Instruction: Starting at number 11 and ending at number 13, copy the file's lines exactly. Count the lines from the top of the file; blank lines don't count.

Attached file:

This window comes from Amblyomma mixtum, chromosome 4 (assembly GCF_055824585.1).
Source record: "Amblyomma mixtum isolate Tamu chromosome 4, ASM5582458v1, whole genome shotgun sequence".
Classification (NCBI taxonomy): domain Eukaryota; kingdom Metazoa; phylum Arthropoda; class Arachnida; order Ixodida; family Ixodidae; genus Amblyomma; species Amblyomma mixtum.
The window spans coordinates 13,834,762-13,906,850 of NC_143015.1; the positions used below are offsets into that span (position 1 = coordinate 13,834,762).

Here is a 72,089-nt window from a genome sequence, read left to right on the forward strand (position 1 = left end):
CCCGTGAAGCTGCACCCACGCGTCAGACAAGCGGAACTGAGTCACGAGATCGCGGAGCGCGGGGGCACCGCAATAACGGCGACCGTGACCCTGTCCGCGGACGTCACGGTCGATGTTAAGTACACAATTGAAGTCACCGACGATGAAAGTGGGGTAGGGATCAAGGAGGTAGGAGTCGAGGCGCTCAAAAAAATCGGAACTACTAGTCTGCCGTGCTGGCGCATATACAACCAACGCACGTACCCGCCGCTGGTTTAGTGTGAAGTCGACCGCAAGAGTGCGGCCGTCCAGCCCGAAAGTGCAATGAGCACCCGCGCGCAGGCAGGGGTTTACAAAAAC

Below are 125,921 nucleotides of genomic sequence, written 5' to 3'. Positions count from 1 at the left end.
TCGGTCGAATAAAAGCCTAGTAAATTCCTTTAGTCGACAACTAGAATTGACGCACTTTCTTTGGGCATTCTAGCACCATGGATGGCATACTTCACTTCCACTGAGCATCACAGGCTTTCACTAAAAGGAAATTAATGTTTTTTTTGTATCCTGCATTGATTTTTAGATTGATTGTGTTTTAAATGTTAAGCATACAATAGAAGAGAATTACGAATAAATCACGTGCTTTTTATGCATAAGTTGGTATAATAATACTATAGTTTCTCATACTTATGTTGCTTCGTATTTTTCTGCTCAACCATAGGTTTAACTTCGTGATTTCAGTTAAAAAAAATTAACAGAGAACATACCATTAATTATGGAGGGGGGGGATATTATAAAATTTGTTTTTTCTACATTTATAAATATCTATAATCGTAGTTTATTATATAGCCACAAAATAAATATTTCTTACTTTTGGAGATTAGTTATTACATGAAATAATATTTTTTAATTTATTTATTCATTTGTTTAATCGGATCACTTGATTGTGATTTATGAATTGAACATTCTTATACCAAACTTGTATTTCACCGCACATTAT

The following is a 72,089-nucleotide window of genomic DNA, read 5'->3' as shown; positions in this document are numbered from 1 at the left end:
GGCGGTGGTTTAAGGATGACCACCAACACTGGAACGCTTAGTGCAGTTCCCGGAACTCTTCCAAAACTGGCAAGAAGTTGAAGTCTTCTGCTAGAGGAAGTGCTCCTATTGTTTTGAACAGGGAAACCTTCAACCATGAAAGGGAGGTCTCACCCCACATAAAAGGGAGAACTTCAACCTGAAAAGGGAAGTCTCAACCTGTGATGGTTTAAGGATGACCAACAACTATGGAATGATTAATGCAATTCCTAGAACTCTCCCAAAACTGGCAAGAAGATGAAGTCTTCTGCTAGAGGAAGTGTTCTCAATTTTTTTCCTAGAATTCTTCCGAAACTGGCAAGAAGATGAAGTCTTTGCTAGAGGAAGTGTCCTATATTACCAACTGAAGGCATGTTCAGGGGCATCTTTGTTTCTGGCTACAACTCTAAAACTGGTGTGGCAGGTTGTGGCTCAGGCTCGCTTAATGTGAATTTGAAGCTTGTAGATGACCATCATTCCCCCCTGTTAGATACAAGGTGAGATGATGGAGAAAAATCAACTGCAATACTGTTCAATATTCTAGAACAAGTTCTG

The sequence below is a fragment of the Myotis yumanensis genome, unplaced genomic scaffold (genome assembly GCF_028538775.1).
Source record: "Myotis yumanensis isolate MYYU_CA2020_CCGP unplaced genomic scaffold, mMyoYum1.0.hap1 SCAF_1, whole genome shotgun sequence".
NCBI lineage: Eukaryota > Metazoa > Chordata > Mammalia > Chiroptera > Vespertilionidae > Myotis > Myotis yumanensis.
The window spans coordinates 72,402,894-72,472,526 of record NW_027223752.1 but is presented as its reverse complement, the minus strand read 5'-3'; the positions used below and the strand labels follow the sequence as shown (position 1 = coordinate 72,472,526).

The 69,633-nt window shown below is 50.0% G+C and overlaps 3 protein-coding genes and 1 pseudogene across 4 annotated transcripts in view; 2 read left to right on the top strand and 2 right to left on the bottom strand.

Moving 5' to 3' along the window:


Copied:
The sequence below is a fragment of the Myotis yumanensis genome, unplaced genomic scaffold (genome assembly GCF_028538775.1).
Source record: "Myotis yumanensis isolate MYYU_CA2020_CCGP unplaced genomic scaffold, mMyoYum1.0.hap1 SCAF_1, whole genome shotgun sequence".
NCBI lineage: Eukaryota > Metazoa > Chordata > Mammalia > Chiroptera > Vespertilionidae > Myotis > Myotis yumanensis.